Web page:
Study

Joumine Marsh, National Park of Ichkeul, Tunisia: floristic diversity, vegetation mapping and dynamics (1925–2011)

  • Published source details Ouali M., Daoud-Bouattour A., Etteieb S., Gammar A.M., Ben Saad-Limam S. & Ghrabi-Gammar Z. (2014) Le marais de Joumine, Parc National de l’Ichkeul, Tunisie: diversité floristique, cartographie et dynamique de la végétation (1925–2011). Revue d'Écologie (La Terre et La Vie), 69, 3-23.

Actions

This study is summarised as evidence for the following.

Action Category

Raise water level to restore degraded brackish/salt marshes

Action Link
Marsh and Swamp Conservation

Actively manage water level: brackish/salt marshes

Action Link
Marsh and Swamp Conservation
  1. Raise water level to restore degraded brackish/salt marshes

    A before-and-after study in 2005–2011 of a lakeshore brackish/saline marsh in Tunisia (Ouali et al. 2014) reported that after building dams and embankments along a canal to raise the water level in the marsh, the ratio of bulrush-dominated vegetation to salt-marsh vegetation increased. In 2005, after three years of freshwater releases from upstream dams to restore winter flooding, the marsh contained 241 ha of vegetation dominated by bulrush Bolboschoenus glaucus, and 468 ha of salt marsh communities (dominated by glasswort Sarcocornia fruticosa and sea barley Hordeum marinum) – a ratio of 0.5:1. Between 2008 and 2011, after modifying a canal within the marsh to hold back water (dams inserted, and arrays of embankments built perpendicular to the canal) along with continued freshwater releases, the area of bulrush-dominated vegetation increased from 0.5:1 (193:399 ha) to 1:1 (298:296 ha). Methods: Between 2005 and 2011, vegetation in the lakeshore Joumine Marsh was mapped using field surveys and satellite images.

    (Summarised by: Nigel Taylor)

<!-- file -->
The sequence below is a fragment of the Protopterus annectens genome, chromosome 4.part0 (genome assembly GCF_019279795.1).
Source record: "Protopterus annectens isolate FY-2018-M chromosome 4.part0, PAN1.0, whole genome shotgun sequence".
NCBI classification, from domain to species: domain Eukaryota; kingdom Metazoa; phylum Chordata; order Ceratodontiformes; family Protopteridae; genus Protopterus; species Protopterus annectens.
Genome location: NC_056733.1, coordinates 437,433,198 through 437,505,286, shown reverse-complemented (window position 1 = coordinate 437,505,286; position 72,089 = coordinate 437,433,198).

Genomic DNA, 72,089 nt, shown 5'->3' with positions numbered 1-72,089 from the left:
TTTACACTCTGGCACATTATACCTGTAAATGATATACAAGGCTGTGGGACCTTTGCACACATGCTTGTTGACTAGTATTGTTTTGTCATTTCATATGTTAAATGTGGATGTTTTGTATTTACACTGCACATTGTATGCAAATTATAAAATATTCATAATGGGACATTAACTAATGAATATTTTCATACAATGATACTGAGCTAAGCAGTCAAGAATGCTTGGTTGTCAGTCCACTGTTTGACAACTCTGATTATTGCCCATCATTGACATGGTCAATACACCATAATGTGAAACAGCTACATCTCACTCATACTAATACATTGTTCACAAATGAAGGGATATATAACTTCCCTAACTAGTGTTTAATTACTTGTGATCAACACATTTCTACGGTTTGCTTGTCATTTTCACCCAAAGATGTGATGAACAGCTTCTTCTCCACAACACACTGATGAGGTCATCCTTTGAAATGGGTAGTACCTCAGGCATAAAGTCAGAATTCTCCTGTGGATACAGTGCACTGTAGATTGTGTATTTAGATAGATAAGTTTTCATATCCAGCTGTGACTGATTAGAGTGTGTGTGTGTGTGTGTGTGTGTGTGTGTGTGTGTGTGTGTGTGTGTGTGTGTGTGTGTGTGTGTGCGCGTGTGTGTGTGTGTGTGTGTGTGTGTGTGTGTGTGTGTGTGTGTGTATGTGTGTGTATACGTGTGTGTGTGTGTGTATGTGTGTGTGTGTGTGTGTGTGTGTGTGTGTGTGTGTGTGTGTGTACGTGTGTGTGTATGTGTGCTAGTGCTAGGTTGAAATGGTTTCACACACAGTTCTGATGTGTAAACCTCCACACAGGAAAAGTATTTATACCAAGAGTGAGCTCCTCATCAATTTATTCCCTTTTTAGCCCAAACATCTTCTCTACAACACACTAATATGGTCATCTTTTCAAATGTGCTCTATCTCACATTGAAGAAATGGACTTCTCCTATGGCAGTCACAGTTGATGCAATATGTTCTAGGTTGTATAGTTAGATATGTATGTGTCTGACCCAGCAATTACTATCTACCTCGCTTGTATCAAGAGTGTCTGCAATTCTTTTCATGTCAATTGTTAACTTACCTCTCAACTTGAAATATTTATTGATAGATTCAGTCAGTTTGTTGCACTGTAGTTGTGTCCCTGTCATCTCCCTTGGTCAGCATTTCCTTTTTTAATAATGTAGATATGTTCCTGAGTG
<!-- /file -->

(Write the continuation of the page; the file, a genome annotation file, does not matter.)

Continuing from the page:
2. Actively manage water level: brackish/salt marshes

    A before-and-after study in 1994–2011 of a lakeshore brackish/saline marsh in Tunisia (Ouali et al. 2014) reported that after releasing water through upstream dams to restore winter flooding, the area of a bulrush-dominated community increased. In 1994–2002, the marsh was drier and more saline than normal. The main waterway feeding the marsh had been channelized to flow through the marsh (rather than into it) and dams had been built upstream. Vegetation dominated by bulrush Bolboschoenus glaucus covered 0–14 ha of the marsh, whilst salt marsh communities (dominated by glasswort Sarcocornia fruticosa and sea barley Hordeum marinum) covered 324–327 ha. In 2005, after three years of freshwater releases (along with heavy rains) that raised the water level of the lake, restored winter flooding and reduced salinity, bulrush-dominated vegetation expanded to cover 241 ha. Salt marsh vegetation covered 468 ha. In 2008–2011, continued freshwater releases (along with construction of dams and perpendicular embankments along the canal within the marsh, to hold back water; see Action: Raise water level to restore degraded marshes or swamps) maintained bulrush-dominated vegetation coverage at 192–298 ha. Salt-marsh vegetation covered 296–399 ha. Methods: Between 2005 and 2011, vegetation in Joumine Marsh was mapped using field surveys and satellite images. The study compared these maps to previously published maps. Large-scale release of freshwater into the lake began in autumn 2002.

    (Summarised by: Nigel Taylor)

Output references
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